Commentary: Trampling the Bill of Rights in defense's name

The Anchorage Daily NewsDecember 14, 2011 

Without doubt, the United States needs the means to defend itself from terrorists.

Without doubt, the United States should not, in providing for that defense, violate the constitutional principles that define a free people possessed of rights that no government can take away at its discretion.

That's what provisions of the National Defense Authorization Act do.

They give the president authority to order the military to detain U.S. citizens, on U.S. soil, suspected of terrorist or related activities. And that detention can be without end, for the duration of a war that may have no end, without legal representation, formal charges, the right to face accusers or the right to a trial.

This is flat wrong and patently, dangerously un-American.

We imagine the intentions of most who support this legislation are good -- at least those whose intentions aren't purely and cynically political. They want to keep Americans safe. But let's think about this legislation for a moment -- we're in effect giving the president broad powers to detain any U.S. citizen on no more than his word or that of his accusers. We're allowing the military to become part of law enforcement in the United States -- something that by both law and tradition has been allowed in only the most extreme circumstances.

But this same legislation defines the entire world as a battlefield -- including the United States -- and in effect says extraordinary circumstances are now ordinary.

What's stunning is that the Senate voted 93-7 in favor of these provisions, which were crafted in closed-door meetings without public hearings. We'd like to say that Sens. Mark Begich and Lisa Murkowski were principled enough to be among the seven opposed, but regrettably that was not the case.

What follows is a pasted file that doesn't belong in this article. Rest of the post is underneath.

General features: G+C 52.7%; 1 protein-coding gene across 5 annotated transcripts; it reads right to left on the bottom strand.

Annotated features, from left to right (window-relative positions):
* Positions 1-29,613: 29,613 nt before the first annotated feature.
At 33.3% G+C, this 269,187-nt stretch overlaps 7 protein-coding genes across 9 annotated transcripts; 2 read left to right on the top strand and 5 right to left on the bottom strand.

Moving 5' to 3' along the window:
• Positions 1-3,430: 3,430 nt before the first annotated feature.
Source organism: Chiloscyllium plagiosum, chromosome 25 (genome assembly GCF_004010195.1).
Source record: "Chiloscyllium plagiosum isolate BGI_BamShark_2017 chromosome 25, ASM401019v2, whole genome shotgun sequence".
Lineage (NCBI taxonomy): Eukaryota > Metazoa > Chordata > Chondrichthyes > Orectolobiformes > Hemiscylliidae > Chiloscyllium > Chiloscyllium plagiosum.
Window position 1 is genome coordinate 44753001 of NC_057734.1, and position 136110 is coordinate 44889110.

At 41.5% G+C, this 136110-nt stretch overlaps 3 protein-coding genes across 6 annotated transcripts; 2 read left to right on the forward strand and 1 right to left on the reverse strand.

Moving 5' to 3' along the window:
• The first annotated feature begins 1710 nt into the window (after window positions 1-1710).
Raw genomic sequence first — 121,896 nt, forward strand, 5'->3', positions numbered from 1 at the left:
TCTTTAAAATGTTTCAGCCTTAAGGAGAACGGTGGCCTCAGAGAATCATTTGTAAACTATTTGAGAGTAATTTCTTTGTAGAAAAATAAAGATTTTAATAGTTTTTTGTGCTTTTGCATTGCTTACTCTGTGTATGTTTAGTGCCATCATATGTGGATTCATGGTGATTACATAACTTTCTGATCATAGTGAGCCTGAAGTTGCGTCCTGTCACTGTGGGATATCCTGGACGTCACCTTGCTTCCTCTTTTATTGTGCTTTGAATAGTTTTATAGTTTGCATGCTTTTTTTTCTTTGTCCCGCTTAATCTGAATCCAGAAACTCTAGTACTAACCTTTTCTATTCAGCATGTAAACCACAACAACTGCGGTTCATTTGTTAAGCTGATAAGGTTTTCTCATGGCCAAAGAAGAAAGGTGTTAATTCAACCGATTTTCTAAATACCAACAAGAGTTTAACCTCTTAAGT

One response to critics of the legislation is to say that such sweeping powers will rarely be used. And while military detention is required for non-citizens, it's not required for citizens. The president may allow the civil authorities to pursue some cases.

Since when do we pass laws that could land U.S. citizens in prison indefinitely, with no recourse, no charges, no resolution of their cases, on the assurance that it's a power our leaders will rarely use? Do these legislators know nothing of the history of this country?

This is the political season, so few in Congress want to be seen as even remotely "soft" on terror.

Apparently they'd rather be seen as soft on the Constitution.

It's unclear what President Barack Obama will do. He threatened to veto the bill if it required the military to detain U.S. citizens. The bill passed by the Senate doesn't require military detention, but it does allow it, at the president's discretion. The Senate further clouded the issue by passing an amendment saying that the authorization act does not affect current law, leaving the courts to decide if this is an expansion of powers.

The executive branch under both Presidents Bush and Obama have tried to steer clear of the courts. In 2004, the Supreme Court ruled that a U.S. citizen captured in Afghanistan was entitled to "a meaningful opportunity to contest the factual basis for that detention before a neutral decision maker." The government let the prisoner go. In other cases, the military returned prisoners to civilian control rather than face a court test of the proper extent of military detention.

Maybe that's because the government lawyers know that any Supreme Court worthy of the name would step up to defend the fundamental constitutional rights of every American. But this question should never get anywhere close to a courthouse. Without a clear and unambiguous statement that these provisions do not and will not apply to American citizens, this bill should be immediately flushed down the nearest toilet.

The notions of endless war and the battlefield everywhere are Orwellian, not American. Yes, eternal vigilance is necessary, as is the ability to strike hard in defense, anywhere in the world. But we can't protect our rights by surrendering them.

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